Opinion

Biden's Executive Order prompts the FTC and USPTO to take a closer look at AI

Published Date
Mar 12, 2024
Alex Touma and Jack Weinert examine the FTC production orders and the USPTO AI-assisted inventions inventorship guidance that were recently published in response to President Biden’s Landmark Executive Order on AI.

The widespread proliferation of AI, starting with the launch of ChatGPT in November 2022, has disrupted the global economy. The associated intellectual property, privacy, equality, and security risks have not gone unnoticed by the U.S. federal and state governments and their respective agencies. 

As covered in our prior Tech Talk blog post, President Biden issued a landmark Executive Order in October 2023 that advanced a coordinated, federal government-wide approach toward the safe and responsible development of AI. 

Progress towards implementing this approach has been made and continues to be made in 2024. More specifically, in the first quarter of 2024, the:

  • Federal Trade Commission (“FTC”) announced the issue of compulsory production orders to five major technology companies that recently completed multibillion dollar investments in generative AI; and
  • United States Patent and Trademark Office (“USPTO”) announced the publication of inventorship guidance and examples for AI-assisted inventions.

The FTC Compulsory Production Orders

On January 25, 2024, the Federal Trade Commission (“FTC”) issued compulsory production orders to Alphabet, Inc., Amazon.com, Inc., Anthropic PBC, Microsoft Corp., and OpenAI, Inc. pursuant to Section 6(b) of the Federal Trade Commission Act of 1914 Act (“Orders”). 

These five companies have been targeted by the FTC because of their involvement in the following major investments in generative AI (“Transactions”):

  • Microsoft Corp. entered into the third phase of its long-term partnership with OpenAI, Inc. through a multiyear, multibillion dollar investment (announced here on January 23, 2023); 
  • Amazon.com, Inc. formed a strategic partnership with Anthropic PBC, backed by a $4 billion dollar investment (announced here on September 25, 2023); and
  • Alphabet, Inc. expanded its existing partnership with Anthropic PBC, by making a $2 billion dollar investment (announced here on November 8, 2023).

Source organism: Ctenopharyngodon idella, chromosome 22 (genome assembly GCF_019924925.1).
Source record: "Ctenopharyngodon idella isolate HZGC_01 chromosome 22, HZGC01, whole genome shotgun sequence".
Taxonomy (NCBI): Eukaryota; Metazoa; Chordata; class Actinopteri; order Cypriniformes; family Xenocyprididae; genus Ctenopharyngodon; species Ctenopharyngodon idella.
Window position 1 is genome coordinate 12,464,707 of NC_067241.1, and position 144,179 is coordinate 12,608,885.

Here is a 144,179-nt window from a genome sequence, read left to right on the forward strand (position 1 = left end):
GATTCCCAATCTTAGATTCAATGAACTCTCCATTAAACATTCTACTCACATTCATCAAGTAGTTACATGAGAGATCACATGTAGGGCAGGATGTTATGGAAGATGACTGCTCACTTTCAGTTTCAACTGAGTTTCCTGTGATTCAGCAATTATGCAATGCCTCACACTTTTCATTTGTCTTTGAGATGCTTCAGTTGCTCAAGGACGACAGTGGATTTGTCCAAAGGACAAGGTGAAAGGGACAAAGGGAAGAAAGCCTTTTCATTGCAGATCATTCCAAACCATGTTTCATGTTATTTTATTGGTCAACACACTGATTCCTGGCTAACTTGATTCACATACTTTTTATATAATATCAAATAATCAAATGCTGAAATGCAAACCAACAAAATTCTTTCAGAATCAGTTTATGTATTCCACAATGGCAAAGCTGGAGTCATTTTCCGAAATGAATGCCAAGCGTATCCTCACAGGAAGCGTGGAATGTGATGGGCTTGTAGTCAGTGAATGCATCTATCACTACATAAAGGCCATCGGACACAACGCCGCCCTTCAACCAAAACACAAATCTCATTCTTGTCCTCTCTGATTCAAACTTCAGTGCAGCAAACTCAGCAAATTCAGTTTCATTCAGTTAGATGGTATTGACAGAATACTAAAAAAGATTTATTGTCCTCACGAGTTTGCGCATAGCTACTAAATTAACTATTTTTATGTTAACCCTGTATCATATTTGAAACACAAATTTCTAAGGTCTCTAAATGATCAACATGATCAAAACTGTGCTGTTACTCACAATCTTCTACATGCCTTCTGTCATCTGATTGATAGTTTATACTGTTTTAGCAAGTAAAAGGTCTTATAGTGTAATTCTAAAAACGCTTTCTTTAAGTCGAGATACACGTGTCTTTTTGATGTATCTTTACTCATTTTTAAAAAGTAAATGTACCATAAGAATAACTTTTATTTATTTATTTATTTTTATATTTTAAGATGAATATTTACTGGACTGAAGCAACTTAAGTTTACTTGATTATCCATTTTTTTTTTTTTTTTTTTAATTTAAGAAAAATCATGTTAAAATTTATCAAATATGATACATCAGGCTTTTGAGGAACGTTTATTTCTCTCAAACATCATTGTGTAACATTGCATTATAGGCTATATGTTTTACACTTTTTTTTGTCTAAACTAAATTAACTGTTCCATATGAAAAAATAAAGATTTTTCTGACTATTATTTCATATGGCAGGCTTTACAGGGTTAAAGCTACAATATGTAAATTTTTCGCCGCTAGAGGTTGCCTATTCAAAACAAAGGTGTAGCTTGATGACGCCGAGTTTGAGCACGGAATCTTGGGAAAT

The Orders require the production of various information, documentation, and other material regarding these Transactions, including:

  • the specific Transaction entered into by each company, including copies of the Transaction documentation and a description of the strategic rationale for the Transaction; 
  • the practical implications of the specific Transaction entered into by each company, including decisions around new product releases, governance or oversight rights, and the topic of regular meetings;
  • any analysis of the Transaction’s competitive impact, including information related to market share, competition, competitors, markets, potential for sales growth, or expansion into product or geographic markets;
  • competition for AI inputs and resources, including the competitive dynamics regarding key products and services needed for generative AI; and
  • information provided to any other domestic or foreign government entity in connection with any investigation, request for information, or other inquiry related to these five topics.

Each company has 45 days from the date they receive the Order to respond. The FTC will analyze the information produced in response to the Orders for the purposes of “building a better internal understanding of these relationships and their impact on the competitive landscape.” Stay tuned for our next Tech Talk blog post that will focus on these responses and the resulting analysis by the FTC.

The USPTO Inventorship Guidance and Examples for AI-Assisted Inventions

On February 12, 2024, the USPTO published guidance in the Federal Register to incentivize, protect, and encourage investment in innovations made possible through the use of AI, and to provide clarity on the patentability of AI-assisted inventions. 

In summary, the guidance makes it clear that AI-assisted inventions are not categorically unpatentable. Instead of considering whether or not the contributions of the AI system to an invention would rise to the same level of inventorship if such contributions were made by a human, the USPTO will focus on whether a human provided a “significant contribution” to the invention. In order to obtain patent protection, at least one human inventor who meets that requirement must be named on the application. This latest guidance builds on the existing inventorship legal framework, including the “significant contribution” test from the Federal Circuit’s 1998 Pannu case: Pannu v. Iolab Corp., 155 F.3d 1344 (Fed. Cir. 1998).1 It is notable that the guidance does not require prospective patent applicants to disclose the use of AI in creating their invention.

The USPTO has indicated that they are developing additional guidance for practitioners using AI and updating existing eligibility guidance to better address AI inventions. Public input will be sought and in particular, the USPTO welcomes input on how AI impacts other aspects of patentability. A&O will closely monitor and report on in our next Tech Talk blog post, any public input regarding the additional guidance proposed by the USPTO.

 

 

Footnotes

1)The Pannu factors include whether the inventor: (a) contributed in some significant manner to the conception or reduction to practice of the invention; (b) made a contribution to the claimed invention that is not insignificant in quality, when that contribution is measured against the dimension of the full invention; and (c) did more than merely explain to the real inventors well-known concepts and/or the current state of the art.

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